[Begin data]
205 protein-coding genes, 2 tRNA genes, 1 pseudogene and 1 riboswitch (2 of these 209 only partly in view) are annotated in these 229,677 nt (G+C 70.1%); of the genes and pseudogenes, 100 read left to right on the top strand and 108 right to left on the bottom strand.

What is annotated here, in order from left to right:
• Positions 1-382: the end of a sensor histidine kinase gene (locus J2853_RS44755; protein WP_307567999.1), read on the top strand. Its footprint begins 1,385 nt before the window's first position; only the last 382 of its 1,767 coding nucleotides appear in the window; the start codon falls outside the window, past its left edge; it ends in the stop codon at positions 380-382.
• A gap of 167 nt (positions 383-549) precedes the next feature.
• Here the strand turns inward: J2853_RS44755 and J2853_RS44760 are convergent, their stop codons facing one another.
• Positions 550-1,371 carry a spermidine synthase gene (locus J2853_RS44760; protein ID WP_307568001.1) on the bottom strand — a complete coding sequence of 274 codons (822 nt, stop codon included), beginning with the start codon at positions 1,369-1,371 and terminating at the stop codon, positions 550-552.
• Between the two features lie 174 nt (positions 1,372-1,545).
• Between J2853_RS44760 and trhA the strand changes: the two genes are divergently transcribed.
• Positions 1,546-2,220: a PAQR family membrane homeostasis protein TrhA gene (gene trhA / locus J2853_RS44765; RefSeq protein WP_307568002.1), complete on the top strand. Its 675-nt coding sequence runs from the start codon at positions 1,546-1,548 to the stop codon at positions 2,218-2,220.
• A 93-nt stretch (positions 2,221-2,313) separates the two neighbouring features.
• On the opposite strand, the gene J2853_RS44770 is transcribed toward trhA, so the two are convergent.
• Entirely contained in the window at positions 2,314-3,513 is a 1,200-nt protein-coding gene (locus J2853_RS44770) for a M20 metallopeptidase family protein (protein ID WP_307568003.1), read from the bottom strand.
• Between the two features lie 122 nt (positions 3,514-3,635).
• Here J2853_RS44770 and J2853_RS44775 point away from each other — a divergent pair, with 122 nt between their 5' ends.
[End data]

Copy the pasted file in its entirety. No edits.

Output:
205 protein-coding genes, 2 tRNA genes, 1 pseudogene and 1 riboswitch (2 of these 209 only partly in view) are annotated in these 229,677 nt (G+C 70.1%); of the genes and pseudogenes, 100 read left to right on the top strand and 108 right to left on the bottom strand.

What is annotated here, in order from left to right:
• Positions 1-382: the end of a sensor histidine kinase gene (locus J2853_RS44755; protein WP_307567999.1), read on the top strand. Its footprint begins 1,385 nt before the window's first position; only the last 382 of its 1,767 coding nucleotides appear in the window; the start codon falls outside the window, past its left edge; it ends in the stop codon at positions 380-382.
• A gap of 167 nt (positions 383-549) precedes the next feature.
• Here the strand turns inward: J2853_RS44755 and J2853_RS44760 are convergent, their stop codons facing one another.
• Positions 550-1,371 carry a spermidine synthase gene (locus J2853_RS44760; protein ID WP_307568001.1) on the bottom strand — a complete coding sequence of 274 codons (822 nt, stop codon included), beginning with the start codon at positions 1,369-1,371 and terminating at the stop codon, positions 550-552.
• Between the two features lie 174 nt (positions 1,372-1,545).
• Between J2853_RS44760 and trhA the strand changes: the two genes are divergently transcribed.
• Positions 1,546-2,220: a PAQR family membrane homeostasis protein TrhA gene (gene trhA / locus J2853_RS44765; RefSeq protein WP_307568002.1), complete on the top strand. Its 675-nt coding sequence runs from the start codon at positions 1,546-1,548 to the stop codon at positions 2,218-2,220.
• A 93-nt stretch (positions 2,221-2,313) separates the two neighbouring features.
• On the opposite strand, the gene J2853_RS44770 is transcribed toward trhA, so the two are convergent.
• Entirely contained in the window at positions 2,314-3,513 is a 1,200-nt protein-coding gene (locus J2853_RS44770) for a M20 metallopeptidase family protein (protein ID WP_307568003.1), read from the bottom strand.
• Between the two features lie 122 nt (positions 3,514-3,635).
• Here J2853_RS44770 and J2853_RS44775 point away from each other — a divergent pair, with 122 nt between their 5' ends.